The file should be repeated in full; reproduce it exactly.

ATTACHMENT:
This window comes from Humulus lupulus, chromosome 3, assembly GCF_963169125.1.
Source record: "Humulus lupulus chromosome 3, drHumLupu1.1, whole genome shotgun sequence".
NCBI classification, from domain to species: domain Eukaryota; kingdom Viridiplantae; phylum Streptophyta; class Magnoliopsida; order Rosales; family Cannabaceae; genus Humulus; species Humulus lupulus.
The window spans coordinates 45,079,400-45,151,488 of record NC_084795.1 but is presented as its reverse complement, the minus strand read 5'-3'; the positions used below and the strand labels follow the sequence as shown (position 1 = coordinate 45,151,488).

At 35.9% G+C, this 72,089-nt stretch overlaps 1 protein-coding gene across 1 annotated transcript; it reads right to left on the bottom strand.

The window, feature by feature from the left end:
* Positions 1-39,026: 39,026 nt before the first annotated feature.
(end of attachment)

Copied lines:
This window comes from Humulus lupulus, chromosome 3, assembly GCF_963169125.1.
Source record: "Humulus lupulus chromosome 3, drHumLupu1.1, whole genome shotgun sequence".
NCBI classification, from domain to species: domain Eukaryota; kingdom Viridiplantae; phylum Streptophyta; class Magnoliopsida; order Rosales; family Cannabaceae; genus Humulus; species Humulus lupulus.
The window spans coordinates 45,079,400-45,151,488 of record NC_084795.1 but is presented as its reverse complement, the minus strand read 5'-3'; the positions used below and the strand labels follow the sequence as shown (position 1 = coordinate 45,151,488).

At 35.9% G+C, this 72,089-nt stretch overlaps 1 protein-coding gene across 1 annotated transcript; it reads right to left on the bottom strand.

The window, feature by feature from the left end:
* Positions 1-39,026: 39,026 nt before the first annotated feature.